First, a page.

There is a gigantic Zeppelin that floats above the Alps like a spaceship from another planet. To some, dropping from something like this might seem terrifying, but for Austrian skiers Andreas Gumpenberger, Stefan Ager, and Fabian Lentsch this was their chance to become the first people in the whole world to zeppelin ski. In an interview, Ager revealed that the plan was born from a friendly joke between them: “We saw a Zeppelin circling around the sky. As a joke, we just said: ‘Let’s do Zeppelin-skiing,?” he recalled. What started as a joke, soon became a lengthy mission of research and simulations.
The first step was when the three rappelled down a fifty-meter rope on the 7,326-feet Kleiner Valkastiel summit. This was a feat that brought them closer to their long-time dream of skiing from the top of the Austrian mountain. Ager also added that they thoroughly studied everything before the big attempt, and discovered that the slopes were in fact completely untouched by skiers. They also thought that skiing down there would be a walk in the park, so to speak. But between the permits, the Zeppelin company, and the legal rights, it was anything but easy.
Nevertheless, one can’t deny that this goal was ambitious, a record-breaking activity against all odds. Apart from all the theoretical research, they also did a dry-run to flight-test the craft in 2018. However, they weren’t successful in reaching the peak because of the warm temperatures.
While there have been previous records of expeditors achieving similar missions, such as hot-air balloon-skiing and conquering massively high mountains, skiing from an aircraft down 6,000 meters is in another category of extreme sports. “You cannot get rid of your smile because it is so surreal?, Ager said.
Throughout the 20th century, floating airships like these– some of which are larger than two football arenas, have even traveled through the world’s oceans. The biggest airship in history was the Hindenburg. It could accommodate 72 passengers, had sleeping cabins, a lounge, a promenade, a bar, and of course, dining areas.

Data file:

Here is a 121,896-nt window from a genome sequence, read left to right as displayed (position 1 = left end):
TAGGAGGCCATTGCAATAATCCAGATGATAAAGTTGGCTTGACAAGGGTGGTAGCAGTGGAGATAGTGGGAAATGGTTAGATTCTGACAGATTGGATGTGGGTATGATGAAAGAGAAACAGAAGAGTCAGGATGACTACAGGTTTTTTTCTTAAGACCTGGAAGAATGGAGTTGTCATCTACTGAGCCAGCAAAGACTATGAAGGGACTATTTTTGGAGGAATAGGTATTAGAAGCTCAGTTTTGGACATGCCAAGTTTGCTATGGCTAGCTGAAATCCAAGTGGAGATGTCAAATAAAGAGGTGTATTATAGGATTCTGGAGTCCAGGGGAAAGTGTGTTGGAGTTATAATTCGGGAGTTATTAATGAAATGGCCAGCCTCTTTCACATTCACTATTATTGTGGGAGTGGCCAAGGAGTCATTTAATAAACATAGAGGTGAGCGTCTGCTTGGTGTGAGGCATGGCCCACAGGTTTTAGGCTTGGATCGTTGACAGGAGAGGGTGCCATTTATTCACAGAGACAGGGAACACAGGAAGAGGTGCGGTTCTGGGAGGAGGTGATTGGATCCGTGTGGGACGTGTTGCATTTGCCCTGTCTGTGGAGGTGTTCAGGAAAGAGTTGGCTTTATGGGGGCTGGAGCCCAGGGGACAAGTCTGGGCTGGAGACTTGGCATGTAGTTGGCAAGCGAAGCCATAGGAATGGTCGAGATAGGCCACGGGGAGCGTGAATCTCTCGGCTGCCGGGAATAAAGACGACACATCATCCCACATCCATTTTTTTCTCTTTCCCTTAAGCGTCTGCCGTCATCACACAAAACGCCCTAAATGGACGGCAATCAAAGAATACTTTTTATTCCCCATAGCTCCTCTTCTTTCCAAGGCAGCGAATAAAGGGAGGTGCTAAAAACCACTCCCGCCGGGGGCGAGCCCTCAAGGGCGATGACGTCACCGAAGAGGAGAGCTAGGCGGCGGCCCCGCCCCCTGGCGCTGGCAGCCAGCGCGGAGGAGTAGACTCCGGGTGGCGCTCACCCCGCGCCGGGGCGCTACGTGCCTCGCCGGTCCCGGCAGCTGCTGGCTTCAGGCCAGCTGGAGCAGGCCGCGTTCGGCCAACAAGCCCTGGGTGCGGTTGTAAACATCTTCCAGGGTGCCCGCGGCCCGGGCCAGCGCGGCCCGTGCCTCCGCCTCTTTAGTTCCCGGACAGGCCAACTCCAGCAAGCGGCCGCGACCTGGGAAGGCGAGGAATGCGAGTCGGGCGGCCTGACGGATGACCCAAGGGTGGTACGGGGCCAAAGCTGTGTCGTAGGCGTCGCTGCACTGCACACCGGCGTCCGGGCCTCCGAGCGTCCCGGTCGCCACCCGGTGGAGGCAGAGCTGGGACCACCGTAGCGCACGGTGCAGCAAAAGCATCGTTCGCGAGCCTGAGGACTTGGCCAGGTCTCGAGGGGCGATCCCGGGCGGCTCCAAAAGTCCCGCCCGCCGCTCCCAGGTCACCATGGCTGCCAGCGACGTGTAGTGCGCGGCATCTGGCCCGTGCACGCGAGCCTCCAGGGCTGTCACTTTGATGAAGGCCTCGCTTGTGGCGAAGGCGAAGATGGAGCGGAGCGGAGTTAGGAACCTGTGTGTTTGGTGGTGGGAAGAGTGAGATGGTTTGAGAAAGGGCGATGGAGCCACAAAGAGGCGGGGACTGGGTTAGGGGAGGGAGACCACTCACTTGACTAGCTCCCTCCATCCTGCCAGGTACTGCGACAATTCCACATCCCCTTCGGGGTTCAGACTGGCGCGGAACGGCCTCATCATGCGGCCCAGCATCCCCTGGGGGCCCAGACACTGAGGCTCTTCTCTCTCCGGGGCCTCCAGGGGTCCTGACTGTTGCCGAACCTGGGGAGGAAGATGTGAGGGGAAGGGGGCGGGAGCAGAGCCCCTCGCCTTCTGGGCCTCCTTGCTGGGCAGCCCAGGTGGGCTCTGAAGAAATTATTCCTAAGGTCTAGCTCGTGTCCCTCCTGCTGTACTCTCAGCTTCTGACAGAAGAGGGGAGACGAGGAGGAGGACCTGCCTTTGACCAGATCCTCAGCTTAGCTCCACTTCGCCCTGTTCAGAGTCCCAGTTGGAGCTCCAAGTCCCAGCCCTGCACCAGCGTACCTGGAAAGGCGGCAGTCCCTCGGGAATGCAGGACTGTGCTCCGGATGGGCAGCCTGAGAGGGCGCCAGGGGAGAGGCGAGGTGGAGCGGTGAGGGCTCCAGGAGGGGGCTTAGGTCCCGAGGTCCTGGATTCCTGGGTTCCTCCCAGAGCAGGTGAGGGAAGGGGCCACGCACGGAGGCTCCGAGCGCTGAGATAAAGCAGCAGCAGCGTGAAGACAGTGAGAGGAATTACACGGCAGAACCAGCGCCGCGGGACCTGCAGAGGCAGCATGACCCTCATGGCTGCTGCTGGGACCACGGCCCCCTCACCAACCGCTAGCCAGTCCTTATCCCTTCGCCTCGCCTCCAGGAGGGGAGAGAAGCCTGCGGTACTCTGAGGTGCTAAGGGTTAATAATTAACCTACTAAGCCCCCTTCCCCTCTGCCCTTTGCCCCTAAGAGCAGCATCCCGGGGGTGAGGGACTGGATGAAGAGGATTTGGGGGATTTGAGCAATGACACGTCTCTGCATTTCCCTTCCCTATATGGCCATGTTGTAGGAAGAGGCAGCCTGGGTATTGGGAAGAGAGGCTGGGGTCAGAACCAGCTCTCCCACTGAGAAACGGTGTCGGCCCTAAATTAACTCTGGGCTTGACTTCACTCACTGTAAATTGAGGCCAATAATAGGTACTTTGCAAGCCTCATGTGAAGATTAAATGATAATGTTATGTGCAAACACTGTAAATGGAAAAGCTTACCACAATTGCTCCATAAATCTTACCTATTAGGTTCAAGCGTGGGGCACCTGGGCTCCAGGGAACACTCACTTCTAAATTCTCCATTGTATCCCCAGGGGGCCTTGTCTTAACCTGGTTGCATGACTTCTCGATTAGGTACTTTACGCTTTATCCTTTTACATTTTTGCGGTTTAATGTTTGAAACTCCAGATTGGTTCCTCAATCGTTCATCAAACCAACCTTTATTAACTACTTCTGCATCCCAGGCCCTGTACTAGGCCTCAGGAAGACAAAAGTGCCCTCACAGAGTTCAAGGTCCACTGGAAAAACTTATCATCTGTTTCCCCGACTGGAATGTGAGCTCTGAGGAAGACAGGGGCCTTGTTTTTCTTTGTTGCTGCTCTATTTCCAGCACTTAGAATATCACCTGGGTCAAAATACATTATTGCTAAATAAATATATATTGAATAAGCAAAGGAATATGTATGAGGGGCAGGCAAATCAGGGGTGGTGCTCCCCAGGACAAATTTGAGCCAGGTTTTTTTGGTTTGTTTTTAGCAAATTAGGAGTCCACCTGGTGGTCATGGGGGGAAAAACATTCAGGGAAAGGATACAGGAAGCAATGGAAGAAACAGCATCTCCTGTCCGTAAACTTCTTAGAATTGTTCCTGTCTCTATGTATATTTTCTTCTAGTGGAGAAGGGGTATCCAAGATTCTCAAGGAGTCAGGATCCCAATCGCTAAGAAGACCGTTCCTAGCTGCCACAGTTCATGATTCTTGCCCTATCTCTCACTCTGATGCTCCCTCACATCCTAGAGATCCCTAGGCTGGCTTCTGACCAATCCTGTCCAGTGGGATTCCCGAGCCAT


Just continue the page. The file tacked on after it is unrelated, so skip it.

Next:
During the Great Depression, when the Hindenburg was floating, people thought that aircraft would be the future of travel. Many buildings such as the Empire State Building even had structures called a mooring mast, for aircraft to dock and attach themselves to. Ager, amazed by how amazing these Zeppelins are, talked about how most people don’t even know about them. Extreme athletes are often exposed to danger. They’re risk-takers after all. But to these skiers, they minimized any possible danger through their research.
“We think that it is more dangerous to text and drive than to do Zeppelin-skiing. We plan it to the greatest detail we can possibly plan it. Once you’ve done that, you don’t think about the risks anymore because, in your head, there are no more risks left?, Ager laughed.
The major risk, though, wasn’t really from the Zeppelin aircraft itself. Of course, the airship pilot would never allow such mishap to happen, but there was a possibility that they would lose their lives through an unexpected or uncontrollable mishap. Now that they finally achieved such a spectacular goal, what’s next for Gumpenberger, Ager, and Lentsch? Indeed, this trio belongs to the fearless crowd of risk-takers. With their meticulous preparation and bold hearts, they conquered this feat.